Ex-USC coach finally lands court date with NCAA over Reggie Bush case

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After years and years of meandering through the court system, former USC running backs coach Todd McNair finally has his day in court with the NCAA.

ESPN is reporting that the two parties will meet in Los Angeles County Superior Court on April 18, 2018. The trial will finally get underway next year after nearly a decade of appeals on both sides.

McNair was the Trojans’ running backs coach during the glory days under Pete Carroll and responsible for coaching or recruiting many of the team’s top players. He was one of the few links to the program that the NCAA cited when determining that former star Reggie Bush received extra benefits, later leading to brutal sanctions back in 2010. McNair was given a one-year show-cause as a result of the Committee on Infractions findings and never coached again after the school let his contract expire shortly thereafter.

That wasn’t the end of the story however, as McNair later filed a defamation lawsuit against the NCAA in which he accused the association of violating protocol and showing bias against himself and the program in order to level unprecedented sanctions. Documents in the case have continued to seep out that have given credence to McNair’s case and the NCAA’s lawyers have fought bitterly at every turn in order to prevent the trial from actually getting underway.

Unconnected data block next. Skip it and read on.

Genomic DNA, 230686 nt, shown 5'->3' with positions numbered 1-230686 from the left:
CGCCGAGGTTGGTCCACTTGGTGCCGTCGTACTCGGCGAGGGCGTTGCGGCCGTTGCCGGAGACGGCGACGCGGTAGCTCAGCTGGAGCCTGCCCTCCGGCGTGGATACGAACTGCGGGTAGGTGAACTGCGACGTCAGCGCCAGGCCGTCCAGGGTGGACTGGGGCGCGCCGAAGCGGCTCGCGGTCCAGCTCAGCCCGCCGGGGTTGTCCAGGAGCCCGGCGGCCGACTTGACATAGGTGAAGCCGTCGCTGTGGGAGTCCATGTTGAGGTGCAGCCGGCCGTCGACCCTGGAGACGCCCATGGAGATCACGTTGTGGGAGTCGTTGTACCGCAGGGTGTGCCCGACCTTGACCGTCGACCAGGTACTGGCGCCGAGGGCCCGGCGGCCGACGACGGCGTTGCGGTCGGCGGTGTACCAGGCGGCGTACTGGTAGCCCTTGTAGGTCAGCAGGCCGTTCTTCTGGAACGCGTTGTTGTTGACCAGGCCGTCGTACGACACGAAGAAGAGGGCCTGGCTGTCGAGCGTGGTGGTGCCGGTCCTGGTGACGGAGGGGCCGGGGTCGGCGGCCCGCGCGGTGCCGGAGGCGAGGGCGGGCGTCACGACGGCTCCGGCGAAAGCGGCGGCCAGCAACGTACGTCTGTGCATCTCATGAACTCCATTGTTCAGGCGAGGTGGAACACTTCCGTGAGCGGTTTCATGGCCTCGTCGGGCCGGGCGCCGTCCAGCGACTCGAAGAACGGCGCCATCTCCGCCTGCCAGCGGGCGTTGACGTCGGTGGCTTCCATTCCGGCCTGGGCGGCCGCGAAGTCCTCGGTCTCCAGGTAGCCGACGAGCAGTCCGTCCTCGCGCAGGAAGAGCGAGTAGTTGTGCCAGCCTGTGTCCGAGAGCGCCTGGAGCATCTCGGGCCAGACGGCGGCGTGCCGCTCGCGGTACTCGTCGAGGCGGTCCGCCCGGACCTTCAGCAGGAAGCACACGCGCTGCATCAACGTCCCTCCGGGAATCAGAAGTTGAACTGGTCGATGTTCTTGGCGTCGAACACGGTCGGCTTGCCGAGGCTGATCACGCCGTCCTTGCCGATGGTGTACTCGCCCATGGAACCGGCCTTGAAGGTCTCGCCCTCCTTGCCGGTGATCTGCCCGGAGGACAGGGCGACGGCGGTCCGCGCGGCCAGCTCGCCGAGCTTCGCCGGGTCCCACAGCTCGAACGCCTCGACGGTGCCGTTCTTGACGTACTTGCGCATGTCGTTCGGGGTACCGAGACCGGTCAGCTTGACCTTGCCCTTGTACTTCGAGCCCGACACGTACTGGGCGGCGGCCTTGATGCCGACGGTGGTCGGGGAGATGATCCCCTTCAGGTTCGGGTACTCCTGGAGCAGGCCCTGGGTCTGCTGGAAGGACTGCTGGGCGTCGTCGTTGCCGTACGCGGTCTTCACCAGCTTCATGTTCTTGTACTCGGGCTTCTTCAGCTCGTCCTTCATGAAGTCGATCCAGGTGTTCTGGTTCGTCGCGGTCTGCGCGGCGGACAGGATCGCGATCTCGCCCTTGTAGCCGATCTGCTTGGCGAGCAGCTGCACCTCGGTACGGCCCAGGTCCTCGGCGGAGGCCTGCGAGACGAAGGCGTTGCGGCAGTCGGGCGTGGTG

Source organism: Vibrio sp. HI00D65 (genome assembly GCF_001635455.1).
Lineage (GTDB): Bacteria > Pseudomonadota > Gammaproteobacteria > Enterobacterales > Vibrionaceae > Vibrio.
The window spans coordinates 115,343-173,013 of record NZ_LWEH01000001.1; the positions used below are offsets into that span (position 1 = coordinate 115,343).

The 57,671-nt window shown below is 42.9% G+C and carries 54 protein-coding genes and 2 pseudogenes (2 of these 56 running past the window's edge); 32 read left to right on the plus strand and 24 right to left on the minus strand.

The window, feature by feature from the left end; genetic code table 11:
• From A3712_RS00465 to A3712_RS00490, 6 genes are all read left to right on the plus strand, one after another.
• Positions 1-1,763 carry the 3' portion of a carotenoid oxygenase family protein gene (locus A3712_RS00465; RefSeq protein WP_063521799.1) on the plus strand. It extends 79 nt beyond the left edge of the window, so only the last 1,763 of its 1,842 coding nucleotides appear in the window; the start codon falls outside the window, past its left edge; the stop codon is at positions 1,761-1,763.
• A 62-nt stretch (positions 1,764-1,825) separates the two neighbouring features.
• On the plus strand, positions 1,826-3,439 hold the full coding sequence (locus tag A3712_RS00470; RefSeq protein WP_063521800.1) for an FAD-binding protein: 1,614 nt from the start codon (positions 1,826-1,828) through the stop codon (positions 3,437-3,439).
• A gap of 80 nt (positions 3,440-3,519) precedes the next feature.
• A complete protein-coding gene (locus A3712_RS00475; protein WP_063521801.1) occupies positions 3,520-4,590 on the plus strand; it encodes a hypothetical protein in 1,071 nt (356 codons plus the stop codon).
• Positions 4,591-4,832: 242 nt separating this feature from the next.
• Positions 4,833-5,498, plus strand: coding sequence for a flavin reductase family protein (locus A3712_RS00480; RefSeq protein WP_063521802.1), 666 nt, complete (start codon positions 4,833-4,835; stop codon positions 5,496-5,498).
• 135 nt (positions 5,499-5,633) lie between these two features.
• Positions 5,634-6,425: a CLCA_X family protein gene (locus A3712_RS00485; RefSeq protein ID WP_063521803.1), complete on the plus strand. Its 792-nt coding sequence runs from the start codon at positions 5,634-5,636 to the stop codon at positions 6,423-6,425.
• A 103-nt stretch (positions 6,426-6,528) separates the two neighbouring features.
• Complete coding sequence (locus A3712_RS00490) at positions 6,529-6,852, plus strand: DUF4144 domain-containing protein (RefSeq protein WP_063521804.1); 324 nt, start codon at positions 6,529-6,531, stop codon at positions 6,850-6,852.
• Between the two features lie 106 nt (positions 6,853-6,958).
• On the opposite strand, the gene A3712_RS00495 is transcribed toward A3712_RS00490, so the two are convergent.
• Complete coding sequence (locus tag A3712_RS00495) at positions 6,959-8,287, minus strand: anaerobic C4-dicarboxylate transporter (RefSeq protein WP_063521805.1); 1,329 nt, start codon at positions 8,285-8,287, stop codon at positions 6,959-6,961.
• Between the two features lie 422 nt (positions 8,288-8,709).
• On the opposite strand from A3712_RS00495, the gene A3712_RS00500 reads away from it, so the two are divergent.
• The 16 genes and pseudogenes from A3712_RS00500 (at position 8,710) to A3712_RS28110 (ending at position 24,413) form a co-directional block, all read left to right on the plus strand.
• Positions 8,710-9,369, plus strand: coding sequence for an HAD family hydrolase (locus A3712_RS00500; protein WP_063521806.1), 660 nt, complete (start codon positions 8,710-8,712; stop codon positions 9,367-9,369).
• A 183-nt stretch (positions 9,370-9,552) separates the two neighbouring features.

Those efforts were unsuccessful however and it appears an already nasty legal battle is still not over. It remains to be seen if the trial will even happen, as a settlement could eventually take place between now and next April. If it does indeed go in front of a jury though, it just might be one of the most fascinating insights into one of the biggest NCAA scandals of the past few decades.

Biletnikoff Award semifinalist Jonathan Giles announces transfer from Texas Tech

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Thursday may have been a high point for the Texas Tech football program upon learning that former quarterback Patrick Mahomes was taken in the top 10 of the 2017 NFL Draft.

On Friday afternoon though, the Red Raiders dipped right back down as star wide receiver Jonathan Giles took to Twitter to announce that he was leaving the program and transferring out of Lubbock.

Giles was a Biletnikoff Award semifinalist a season ago after catching 69 passes for 1,158 yards and 13 touchdowns. Those numbers led the team in each category despite trailing off a bit down the stretch as Tech missed out on a bowl game.

Playing time could have been a big factor in the decision to leave the program as both Cameron Batson and Keke Coutee emerged as the top receiving targets and Giles was relegated to second-team status coming out of spring practice.

Tech’s Air Raid system and NFL quarterbacks had a lot to do with Giles’ big numbers but it’s fairly rare to see such highly touted and productive wideouts hit the transfer markets. While the decision probably isn’t what some Red Raiders fans wanted to hear on Friday, the receiver probably won’t be lacking for options when it comes to his next stop.

Pitt dismisses senior defensive tackle for disciplinary reasons

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Bad news in college football is typically reserved for Friday and it appears the Pitt Panthers just got a taste of some.

Per Pittsburgh Tribune-Review beat writer Jerry DiPaola, head coach Pat Narduzzi has dismissed starting defensive tackle Jeremiah Taleni for disciplinary reasons.

Taleni emerged as a starter down the stretch for the Panthers and will be a big loss up front for the team as they already have to replace the stellar production from the soon-to-be-drafted Ejuan Price.

No further comments were given when the school confirmed the news so it might be a while before we find out what led to Taleni’s dismissal and whether he plays college football at all next season.